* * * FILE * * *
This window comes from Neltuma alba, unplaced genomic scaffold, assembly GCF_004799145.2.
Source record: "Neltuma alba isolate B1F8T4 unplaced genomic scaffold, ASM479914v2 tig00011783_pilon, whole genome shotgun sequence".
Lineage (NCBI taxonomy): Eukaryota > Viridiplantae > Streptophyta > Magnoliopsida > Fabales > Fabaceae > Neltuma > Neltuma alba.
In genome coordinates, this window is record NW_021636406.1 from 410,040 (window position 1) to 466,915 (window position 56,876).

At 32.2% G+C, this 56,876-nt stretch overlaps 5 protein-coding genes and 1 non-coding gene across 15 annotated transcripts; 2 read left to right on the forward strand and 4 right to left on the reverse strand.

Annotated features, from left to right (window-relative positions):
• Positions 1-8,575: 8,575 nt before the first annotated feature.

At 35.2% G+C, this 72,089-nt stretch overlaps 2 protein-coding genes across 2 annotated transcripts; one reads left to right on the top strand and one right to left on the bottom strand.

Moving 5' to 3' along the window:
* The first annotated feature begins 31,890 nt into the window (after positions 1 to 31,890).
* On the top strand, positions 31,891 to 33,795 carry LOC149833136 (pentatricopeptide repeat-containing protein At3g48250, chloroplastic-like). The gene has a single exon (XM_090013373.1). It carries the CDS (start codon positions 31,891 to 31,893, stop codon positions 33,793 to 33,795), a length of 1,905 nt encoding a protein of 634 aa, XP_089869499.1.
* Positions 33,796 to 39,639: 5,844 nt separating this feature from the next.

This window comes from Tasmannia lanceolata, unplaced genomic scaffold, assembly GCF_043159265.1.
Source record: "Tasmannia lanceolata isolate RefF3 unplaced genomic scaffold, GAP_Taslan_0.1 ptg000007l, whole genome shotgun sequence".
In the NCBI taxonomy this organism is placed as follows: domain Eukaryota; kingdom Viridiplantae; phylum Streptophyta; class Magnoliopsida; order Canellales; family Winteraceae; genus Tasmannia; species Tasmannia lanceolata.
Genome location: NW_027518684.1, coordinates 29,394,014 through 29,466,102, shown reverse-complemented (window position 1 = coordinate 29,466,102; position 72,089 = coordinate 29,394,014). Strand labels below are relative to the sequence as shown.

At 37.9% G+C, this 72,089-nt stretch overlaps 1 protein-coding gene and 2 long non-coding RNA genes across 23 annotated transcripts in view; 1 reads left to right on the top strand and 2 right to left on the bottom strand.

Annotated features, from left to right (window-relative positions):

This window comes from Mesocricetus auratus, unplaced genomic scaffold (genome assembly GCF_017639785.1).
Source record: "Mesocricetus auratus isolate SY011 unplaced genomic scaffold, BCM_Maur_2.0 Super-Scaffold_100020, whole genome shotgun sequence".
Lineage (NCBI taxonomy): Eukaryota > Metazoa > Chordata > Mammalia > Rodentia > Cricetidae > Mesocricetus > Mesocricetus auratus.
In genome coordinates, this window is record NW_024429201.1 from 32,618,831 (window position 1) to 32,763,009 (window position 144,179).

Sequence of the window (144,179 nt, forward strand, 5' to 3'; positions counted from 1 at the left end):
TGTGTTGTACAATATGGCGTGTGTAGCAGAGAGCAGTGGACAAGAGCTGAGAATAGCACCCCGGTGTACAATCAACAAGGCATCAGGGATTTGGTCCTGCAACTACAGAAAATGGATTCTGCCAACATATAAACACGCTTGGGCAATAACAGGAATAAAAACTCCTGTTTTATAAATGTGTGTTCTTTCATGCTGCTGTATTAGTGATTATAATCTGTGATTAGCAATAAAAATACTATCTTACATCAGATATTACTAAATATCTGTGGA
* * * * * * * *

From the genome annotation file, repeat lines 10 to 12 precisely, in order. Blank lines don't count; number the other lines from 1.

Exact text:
* The first annotated feature begins 31,890 nt into the window (after positions 1 to 31,890).
* On the top strand, positions 31,891 to 33,795 carry LOC149833136 (pentatricopeptide repeat-containing protein At3g48250, chloroplastic-like). The gene has a single exon (XM_090013373.1). It carries the CDS (start codon positions 31,891 to 31,893, stop codon positions 33,793 to 33,795), a length of 1,905 nt encoding a protein of 634 aa, XP_089869499.1.
* Positions 33,796 to 39,639: 5,844 nt separating this feature from the next.